Participants spoke about how aspects of care were interrelated and how not attending to certain care tasks could have adverse flow-on effects. For example, Participant 6 (Activities and Lifestyle Officer) explained how problems can escalate:

“If someone’s constipated, they don't want to eat, they will vomit, and it’s painful, and then they have to pass a hard stool, they get a skin tear in their rectum or worse still they have a rupture, then where are we at? We’ve got a complex medication condition from not toileting.”

Viewpoint 1 was also characterised by a prioritisation of shared knowledge (‘Staff knowledge’, + 3** and ‘Resident information’, + 3**). Participants reported that it was important for staff members to know about residents’ medical conditions and specific needs (e.g., mobility) in order to provide good care and prevent harm. Participants expressed that residents had a right to know about their medical care—it was their care, their bodies, and they knew best how they felt. Although ‘Family information’ (+ 1) was ordered relatively high, it was ranked lower than the other two knowledge-related cards, as participants said that residents were their priority and their care came first.

Participants tended to base their prioritisation of clinical care on two key issues: safety and the prevention of harm; and ensuring physical and mental health. Aspects of care across the spectrum of importance, from the lowest to the highest placed cards, were linked with these two issues. For example, ‘Medication management’ (+ 4) was important in minimising pain and managing depression and anxiety, ‘Repositioning’ (0), although ranked as a lower priority, was linked to pressure sore reduction and infection avoidance, and ‘Nail care’ (− 3) was described by participants as having limited impact on residents’ health or safety.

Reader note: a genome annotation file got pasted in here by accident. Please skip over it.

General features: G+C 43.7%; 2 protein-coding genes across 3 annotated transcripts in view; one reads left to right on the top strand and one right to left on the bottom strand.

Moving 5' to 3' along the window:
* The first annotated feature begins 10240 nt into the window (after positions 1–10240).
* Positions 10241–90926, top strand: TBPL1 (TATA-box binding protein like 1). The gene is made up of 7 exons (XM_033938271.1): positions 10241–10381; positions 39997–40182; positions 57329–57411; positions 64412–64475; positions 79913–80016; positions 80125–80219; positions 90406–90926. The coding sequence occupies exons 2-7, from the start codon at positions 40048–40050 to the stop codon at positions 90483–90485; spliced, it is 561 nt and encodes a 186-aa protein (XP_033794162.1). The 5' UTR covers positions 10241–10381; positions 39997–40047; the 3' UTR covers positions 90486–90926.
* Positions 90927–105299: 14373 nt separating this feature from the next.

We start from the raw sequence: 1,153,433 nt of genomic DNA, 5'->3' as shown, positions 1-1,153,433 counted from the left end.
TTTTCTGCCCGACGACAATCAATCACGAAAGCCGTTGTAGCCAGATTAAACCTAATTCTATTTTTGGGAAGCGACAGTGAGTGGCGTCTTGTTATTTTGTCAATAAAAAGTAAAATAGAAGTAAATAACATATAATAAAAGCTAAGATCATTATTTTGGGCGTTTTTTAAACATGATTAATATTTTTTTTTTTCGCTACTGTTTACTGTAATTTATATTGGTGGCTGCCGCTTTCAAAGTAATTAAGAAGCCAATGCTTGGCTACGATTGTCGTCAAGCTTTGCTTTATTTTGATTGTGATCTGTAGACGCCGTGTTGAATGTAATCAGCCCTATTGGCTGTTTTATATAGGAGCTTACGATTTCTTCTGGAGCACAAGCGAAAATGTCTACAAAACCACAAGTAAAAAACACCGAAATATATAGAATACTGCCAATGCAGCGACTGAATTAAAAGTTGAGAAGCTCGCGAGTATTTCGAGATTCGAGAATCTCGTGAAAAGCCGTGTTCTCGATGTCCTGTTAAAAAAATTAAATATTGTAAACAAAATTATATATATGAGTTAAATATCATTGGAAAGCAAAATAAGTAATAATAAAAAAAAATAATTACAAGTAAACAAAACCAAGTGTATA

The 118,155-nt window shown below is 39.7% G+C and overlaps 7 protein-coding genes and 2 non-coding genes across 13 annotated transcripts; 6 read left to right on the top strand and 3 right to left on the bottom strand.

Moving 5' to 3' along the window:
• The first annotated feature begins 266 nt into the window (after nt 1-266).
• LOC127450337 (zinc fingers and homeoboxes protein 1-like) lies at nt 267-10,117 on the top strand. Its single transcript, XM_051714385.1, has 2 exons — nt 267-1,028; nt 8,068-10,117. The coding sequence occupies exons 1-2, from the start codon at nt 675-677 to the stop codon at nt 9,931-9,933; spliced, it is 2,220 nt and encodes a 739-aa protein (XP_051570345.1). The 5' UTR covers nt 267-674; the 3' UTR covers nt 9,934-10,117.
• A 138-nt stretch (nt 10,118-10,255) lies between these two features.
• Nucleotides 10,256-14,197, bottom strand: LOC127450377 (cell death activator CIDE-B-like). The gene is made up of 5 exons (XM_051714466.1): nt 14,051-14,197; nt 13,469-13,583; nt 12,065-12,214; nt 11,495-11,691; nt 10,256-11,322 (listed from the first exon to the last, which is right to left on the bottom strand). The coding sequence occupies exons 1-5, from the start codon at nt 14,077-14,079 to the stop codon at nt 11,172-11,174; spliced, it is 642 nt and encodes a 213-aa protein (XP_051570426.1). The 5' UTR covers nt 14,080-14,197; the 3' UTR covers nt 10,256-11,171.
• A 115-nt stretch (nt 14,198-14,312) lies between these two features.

Although participants acknowledged the importance of providing residents with independence, all independence-related items (except those part of medical care, i.e., resident decision-making and resident information), were ordered as low priorities. Participants provided three reasons for these decisions. First, choice was not viewed to be as important as medical care. Second, many residents have dementia and as such, experience confusion and an inability to make appropriate choices. Third, affording residents choice and independence could put them at risk, conflicting with participants’ priority of safety.

Concerns over residents’ safety were reflected in participants’ responses to the two lowest ranked cards, ‘Seating choice’ (− 4) and ‘Choice about room environment’ (− 4). In offering choice of seating during group activities, participants worried about safety considerations surrounding mobility aids and wheelchairs, risk of falls and toileting needs. Residents’ choices about their room brought up issues of access and space, safety hazards, and dangers of old furniture. Participants spoke about providing residents with choice and independence “within reason” (Participant 6, Activities and Lifestyle Officer).

A common view held by participants loading on Viewpoint 1 was that although ‘Conversations’ (− 2) with residents was very important, staff members did not have enough time to talk to residents, making it a low priority. For example, Participant 27 (Registered Nurse) said:

“Because there are other things to get done, we don’t have time, you know? We’d love to sit and chat with them [residents] and sometimes that’s what they need, but we have things to do … other priorities.”

Viewpoint 2: prioritisation of activities of daily living: fulfilling role responsibilities

Viewpoint 2 accounted for 13% of study variance and comprised four Q sorts from Care Assistants. This viewpoint represented participants who prioritised residents’ daily needs, for example ‘Oral care’ (+ 4**), ‘Assistance with meals’ (+ 4*), ‘Bathing and Showering’ (+ 3*) and ‘Personal grooming’ (+ 2**). Attending to daily needs was regarded by participants as vital to preventing medical complications, for example, prioritising ‘Toileting’ (+ 3) in order to avoid urinary tract infections. Due to the personal nature of daily care tasks such as toileting or bathing and showering, participants held that ‘Privacy’ (+ 3) was a priority for resident care.